Lani was born and raised in Hawaii. I asked her what foods are part of the Hawaiian fast food culture. Spam, she said, but didn’t elaborate. She was raised by a woman who was part English, part Hawaiian. Adopted as a baby Lani has never spoken of her birth parents. She always talks of her mother, strict, but “I knew she loved me, and that she thought I was special.” The Bible was her first textbook. Mother required her to memorize verses as soon as she learned to read, which I’d imagine was quite early. Even now she can immediately find the scripture (book, chapter, and verse) that answers every question I can come up with.

She challenges my presumptions, asks me to clarify my statements, find the scripture; she frowns when I look down the page to read the commentary. You don’t need to read some else’s opinion. The Bible itself is clear enough. But I like knowing the historical details, the setting that influenced the author’s words at the time. I will take a sneak peek at home.

We have been doing a study on the Holy Spirit. “What have you learned?” she asks. Her large brown kohl rimmed eyes (we would call it smoky eye today) look directly into mine.

“Well, this morning I had a choice to shop, clean house, work on a painting, come here. I chose to come here. It was my decision, but I believe the Holy Spirit directed me here, and has been directing me here for over a year now.”

Her full red lips broadened into a smile. “Yes, yes…you are getting it.”

Love Songs at the Terminal Cafe

image_547240862234494Not exactly a true story; some moments of truth.  If we are fortunate, we all grow old.  I am well on my way.  But I had a unique role model for this process.  My father’s zest for life stayed with him through nine decades. How did he do it?  His daily workout with weights which he never skipped, and his regular 4PM rob roy, straight liquor,  tall glass. Here goes part of his story…I think you will recognize him, and maybe enjoy him as I did for much of his 98 years. Here goes!

“Hey, Alicia, trade stations with me tonight.  I can’t deal with them.  I already had a bad day.”  Samantha Gomez grabbed a clean white apron from the cupboard and wrapped it around her black trousers.

“They can get on your nerves if your not in the right mood. I’ll take em on for you.  I don’t take them serious, especially Solomon.  He thinks he’s a cool dude with that bleached blond hair in a ponytail, and the Birkenstocks… an old hippy.”

“Thanks.” Samantha glanced in the full length mirror on the door leading to the kitchen. “The next time he tells me I’m putting on weight I’m gonna hit him upside the head with his own cane. ”  She turned and frowned. “He’s right.  And that’s what gets me so mad.”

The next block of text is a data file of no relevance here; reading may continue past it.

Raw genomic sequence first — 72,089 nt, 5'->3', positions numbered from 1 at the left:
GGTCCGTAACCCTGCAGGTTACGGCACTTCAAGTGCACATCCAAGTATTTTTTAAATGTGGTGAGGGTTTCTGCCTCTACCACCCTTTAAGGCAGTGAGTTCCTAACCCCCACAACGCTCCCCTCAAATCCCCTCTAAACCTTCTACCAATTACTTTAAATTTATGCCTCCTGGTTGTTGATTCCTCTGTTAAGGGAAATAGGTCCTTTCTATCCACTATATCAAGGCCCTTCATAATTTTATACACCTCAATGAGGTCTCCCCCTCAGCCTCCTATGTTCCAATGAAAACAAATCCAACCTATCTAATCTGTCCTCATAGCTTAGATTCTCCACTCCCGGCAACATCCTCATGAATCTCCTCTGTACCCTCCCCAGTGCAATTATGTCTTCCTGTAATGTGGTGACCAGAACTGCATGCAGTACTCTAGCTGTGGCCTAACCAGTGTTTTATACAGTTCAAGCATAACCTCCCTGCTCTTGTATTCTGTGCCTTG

“Now Dick Fitzgerald, he’s always nice to me.  He’s good looking for an old guy. Kind of a Richard Gere type,” said Alicia.

“He could be your sugar daddy, pay for your college tuition,” Samantha winked.

“I think Mike Fine is more your type, Sam.”

“If you go for short bald men who are like a billion times smarter than you.  I know some women will do it, but I don’t want no sugar daddy.  Who wants to kiss and do the nasty with an old man?”  She picked up a cooked asparagus stick from a plate on the counter that hadn’t been scraped. She held the bottom with her right hand and straightened up the tip with the thumb and forefinger of her left, the released the left hand, laughing as the stalk went limp.

Samantha took a pencil and pad from a cubby and walked through the kitchen door to the dining room of Watermelon Villa avoiding the table by the bay window with the mountain view.

Two gentlemen dressed in crisp khaki’s and sports shirts sat at the table looking out at the landscape in the early stages of a sunset.  Between them, hunched over a menu, sat the retired hippie, hair tied back with a bandana into a two inch ponytail, Hawaiian shirt open to the third button revealing the tops of sculpted man boobs. A woman with long gray hair was playing a Strauss waltz on the piano across the room.

“Gentlemen, what will it be tonight?” Alicia, poised with paper and pencil in hand, stood beside Dick’s chair.

“Ah, fair maiden. Just a glimpse of your blushing pink cheek tells me that I’d like some naked shrimp, a shrimp cocktail to start. Then the chef’s special, cog au vin, if the menu is correct; and it should be drenched in a Chateau du La Petite burgundy circa 2001.” Dick Fitzgerald’s dentures gleamed as he smiled up at her.

“I’ll have the reuben sandwich…and a shrimp cocktail as well, Alicia. You look especially fine tonight, by the way.”

“Thank you, sir.”

“Mike, call me Mike, please. I am not old enough for you to call me sir.” His dark bushy eyebrows framed intense brown eyes.

“And for you, Mr. Davidson, Solomon, Sir?” She was covering all bases with him.

“The cock au…what the hell is it? Why don’t you speak English here? I hate the French already. We save their asses in the war and what do we get…cock oh…what the hell..give me a burger and French fries.”

“Are you sure you want FRENCH fries, sir?”

“That’s the only damn thing the French got right…how to fix a spud. Yeah, get me some catsup, while your at it throw in a shrimp cocktail. Where’s your chubby friend today? She usually has this table.”

“We traded stations so I could have the privilege of waiting on you.” Alicia could tell from their facial expressions that if tips were allowed she would get 20% from Dick and Mike. Sol would stiff her.

“She’s quite a dish.” Mike watched Alicia walk toward the kitchen.

“She could be your granddaughter, old man.”

“Thanks, Sol, for pointing out the obvious, and for ruining my fantasy of the moment.”